We live in the same period of human history where doctors can successfully transplant a beating heart from one infant to another – and where the two moneygrubbing Koch brothers can braisenly attempt to buy an entire political party by committing $900 MILLION to the upcoming 2016 election cycle. This is a moment of time where anyone can communicate, face to face, with anyone else on the planet with the touch a few buttons and an Internet connection. Yet, we’re all subjected to our “governments” capturing, storing and monitoring all of these communications with our “best interest and safety” at heart. The United States has made same-sex marriage legal in 36 states, however the religious constituents of the country still believe they own the tradition of marriage and by proxy, the human emotion of love.
What I am really getting at here is this: are we ready to move forward, leave the archaic past of human idiocy behind, and not only preserve but improve human life on this planet? Or will we succumb to those portions of humanity that are so willing to remain in the barbaric clutches of religious insanity that keep us from becoming a better planet? I sound like a god damn broken record with this – but I can’t help it. It’s beyond frustrating that something so ludicrous and horrific as beheadings is still something anyone on the planet has to concern themselves with. Instead of talking about the prospect of eradicating hate, the progression of acceptance, and a better future – we’re all stuck talking about Dark Ages type events that have been happening in the same area for the better part of three millennia. I just can’t imagine anyone on a major news network going home at night and thinking, “Whew, what a day, I’m not exhausted at all from talking about death, slaughter, tragedy, and barbarism.” I’m worn out, I’m tired, and I’m beyond sick of what seemingly dictates the way the world works at this point in history. All I’m hoping for is a change, before it is too late.
By now all American’s fall into two categories – those who have seen Clint Eastwood’s magnum opus American Sniper and those who haven’t. After this past weekend, I can now be included in the growing constituent of American’s that have paid to watch Bradley Cooper portray Navy Seal sniper Chris Kyle. I had been aware of Kyle long before the film debuted, specifically the curious events surrounding his death at the hand of fellow veteran Eddie Ray Routh at a shooting range in 2013. As I sat in my comfortable theater seat, sugary candy in hand, a myriad of feelings and emotions coursed through me which led me to pen this response.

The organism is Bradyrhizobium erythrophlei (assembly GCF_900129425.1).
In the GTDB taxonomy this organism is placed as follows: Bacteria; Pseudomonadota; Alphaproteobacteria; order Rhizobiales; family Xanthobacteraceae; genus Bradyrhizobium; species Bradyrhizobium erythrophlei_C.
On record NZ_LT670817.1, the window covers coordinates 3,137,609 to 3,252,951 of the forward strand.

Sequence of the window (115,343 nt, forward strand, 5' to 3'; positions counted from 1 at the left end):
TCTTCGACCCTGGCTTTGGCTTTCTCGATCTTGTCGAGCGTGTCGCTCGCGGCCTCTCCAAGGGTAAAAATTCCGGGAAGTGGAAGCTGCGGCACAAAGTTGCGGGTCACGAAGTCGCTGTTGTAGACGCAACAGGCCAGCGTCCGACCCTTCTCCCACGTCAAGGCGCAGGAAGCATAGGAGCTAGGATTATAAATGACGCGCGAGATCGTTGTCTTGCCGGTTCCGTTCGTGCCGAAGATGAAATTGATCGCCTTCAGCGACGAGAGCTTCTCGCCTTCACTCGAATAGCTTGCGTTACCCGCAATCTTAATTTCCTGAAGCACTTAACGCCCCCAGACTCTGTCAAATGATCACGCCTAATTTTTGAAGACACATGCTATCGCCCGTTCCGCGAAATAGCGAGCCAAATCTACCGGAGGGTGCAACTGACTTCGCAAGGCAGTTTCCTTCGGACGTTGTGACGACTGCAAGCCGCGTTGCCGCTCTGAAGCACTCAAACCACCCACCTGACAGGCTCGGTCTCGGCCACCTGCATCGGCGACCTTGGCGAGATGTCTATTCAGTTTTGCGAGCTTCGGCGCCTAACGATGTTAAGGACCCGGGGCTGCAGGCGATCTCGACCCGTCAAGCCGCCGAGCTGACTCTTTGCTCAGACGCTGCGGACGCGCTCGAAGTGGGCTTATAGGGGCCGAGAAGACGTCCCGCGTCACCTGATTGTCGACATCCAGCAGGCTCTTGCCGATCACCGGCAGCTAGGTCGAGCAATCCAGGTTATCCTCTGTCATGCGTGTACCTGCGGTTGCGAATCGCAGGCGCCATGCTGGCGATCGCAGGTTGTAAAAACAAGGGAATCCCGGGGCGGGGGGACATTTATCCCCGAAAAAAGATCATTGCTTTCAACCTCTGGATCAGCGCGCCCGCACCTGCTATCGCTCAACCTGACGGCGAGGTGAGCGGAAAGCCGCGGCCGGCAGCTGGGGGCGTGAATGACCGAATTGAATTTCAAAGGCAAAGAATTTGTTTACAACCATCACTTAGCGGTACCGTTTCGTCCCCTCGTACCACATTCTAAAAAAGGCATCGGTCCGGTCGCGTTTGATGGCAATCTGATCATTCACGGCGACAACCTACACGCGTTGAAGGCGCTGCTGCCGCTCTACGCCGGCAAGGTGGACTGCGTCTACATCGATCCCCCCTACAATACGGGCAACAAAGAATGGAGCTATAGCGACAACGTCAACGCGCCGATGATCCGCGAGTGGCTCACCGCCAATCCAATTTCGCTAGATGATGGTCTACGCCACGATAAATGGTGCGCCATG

With most things in society, there are two sides to everything – and American Sniper is no exception. At present the two pre-eminent feelings regarding this powerful film are that it is an emotional piece of patriotism meant to stoke the American spirit in a time of dismay. There was a part of me that expected a “USA, USA, USA!” chant to break out after the credits, but alas it did not. Instead the theater was filled with a ominous silence that I’d never experienced after a film ended. The second dominating opinion on the film is that it is a propagandist work that is meant to only further the stereotypes, prejudice, and racism towards Muslims. After watching the film, I have no problem with either of these criticisms existing – but I cannot say for certain if either one or the other was the desired outcome. Director Clint Eastwood has stated that American Sniper, “makes the biggest anti-war statement of all.” That might be true, Clint, but you can pretty much say whatever you want when your film has raked in $250 million.
American Sniper is billed as the tale of Chris Kyle, the deadliest sniper in American military history. The film interlaces an empty attempt at a “love story” between Chris and Taya Kyle and the sniper’s four tours in Iraq. For the most part, the plot of the movie does not follow the reality of Kyle’s life – and that would be hard for anyone to do, as Kyle was known to tell “tall tales.” One story Kyle told was that after Hurricane Katrina, he positioned himself atop the Superdome and used his rifle to thwart looters and prevent all-out chaos. All stories and doubts aside, Bradley Cooper delivers a powerful performance of a soldier enduring some of the hardest warfare scenarios imaginable – completely true or not. My opinion is that if Eastwood decided to tell this story as a fictional American soldier in the Iraq War, it would have been much more powerful, as it would have represented the battlefield experience as a whole and not through the eyes of an individual.